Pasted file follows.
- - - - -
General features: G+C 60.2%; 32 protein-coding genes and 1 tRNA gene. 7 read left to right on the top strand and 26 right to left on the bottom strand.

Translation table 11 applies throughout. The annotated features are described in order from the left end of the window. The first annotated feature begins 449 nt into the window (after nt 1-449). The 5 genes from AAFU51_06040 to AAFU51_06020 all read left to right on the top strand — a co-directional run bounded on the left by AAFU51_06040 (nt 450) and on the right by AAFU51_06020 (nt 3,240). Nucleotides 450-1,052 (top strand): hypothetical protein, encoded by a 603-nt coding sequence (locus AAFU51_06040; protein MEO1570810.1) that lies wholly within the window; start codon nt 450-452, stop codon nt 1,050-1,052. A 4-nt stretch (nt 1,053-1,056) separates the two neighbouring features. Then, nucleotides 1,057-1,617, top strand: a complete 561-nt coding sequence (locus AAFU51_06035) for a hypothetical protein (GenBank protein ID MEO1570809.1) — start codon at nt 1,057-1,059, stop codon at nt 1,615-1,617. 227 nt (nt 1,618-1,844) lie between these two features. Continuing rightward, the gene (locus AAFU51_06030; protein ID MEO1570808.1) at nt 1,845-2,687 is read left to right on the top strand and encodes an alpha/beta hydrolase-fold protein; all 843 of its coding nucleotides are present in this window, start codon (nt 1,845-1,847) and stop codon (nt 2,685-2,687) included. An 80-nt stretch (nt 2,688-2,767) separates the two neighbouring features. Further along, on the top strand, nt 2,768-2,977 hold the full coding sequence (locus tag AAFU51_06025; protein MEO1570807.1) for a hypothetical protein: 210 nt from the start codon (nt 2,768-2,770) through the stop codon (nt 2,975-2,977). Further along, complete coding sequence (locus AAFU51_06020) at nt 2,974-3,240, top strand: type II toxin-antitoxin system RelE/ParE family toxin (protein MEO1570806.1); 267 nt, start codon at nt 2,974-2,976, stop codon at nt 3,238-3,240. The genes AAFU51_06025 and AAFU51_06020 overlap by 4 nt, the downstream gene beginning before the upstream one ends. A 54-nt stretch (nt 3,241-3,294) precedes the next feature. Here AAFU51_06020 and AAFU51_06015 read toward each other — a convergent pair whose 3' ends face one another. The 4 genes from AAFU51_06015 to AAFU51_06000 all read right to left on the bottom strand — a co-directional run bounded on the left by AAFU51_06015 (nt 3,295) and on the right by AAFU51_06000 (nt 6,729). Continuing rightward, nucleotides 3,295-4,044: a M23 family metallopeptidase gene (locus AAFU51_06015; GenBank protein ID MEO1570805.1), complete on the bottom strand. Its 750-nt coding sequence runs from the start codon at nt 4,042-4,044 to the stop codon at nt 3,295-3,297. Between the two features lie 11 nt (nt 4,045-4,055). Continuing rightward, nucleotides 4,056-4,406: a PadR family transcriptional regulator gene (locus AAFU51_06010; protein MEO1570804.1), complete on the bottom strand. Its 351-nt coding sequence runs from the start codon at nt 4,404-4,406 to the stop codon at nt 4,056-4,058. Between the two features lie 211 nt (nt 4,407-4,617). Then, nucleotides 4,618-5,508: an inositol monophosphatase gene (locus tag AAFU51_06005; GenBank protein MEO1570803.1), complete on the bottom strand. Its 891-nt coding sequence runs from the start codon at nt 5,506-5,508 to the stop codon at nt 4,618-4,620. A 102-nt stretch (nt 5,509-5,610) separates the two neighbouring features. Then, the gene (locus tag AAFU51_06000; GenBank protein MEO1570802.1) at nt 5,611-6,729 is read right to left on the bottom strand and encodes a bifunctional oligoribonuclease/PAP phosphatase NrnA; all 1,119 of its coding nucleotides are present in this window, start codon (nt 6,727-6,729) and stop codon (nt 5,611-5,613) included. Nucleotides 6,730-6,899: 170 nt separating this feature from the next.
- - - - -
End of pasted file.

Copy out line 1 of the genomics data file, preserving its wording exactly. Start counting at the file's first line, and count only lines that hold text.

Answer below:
General features: G+C 60.2%; 32 protein-coding genes and 1 tRNA gene. 7 read left to right on the top strand and 26 right to left on the bottom strand.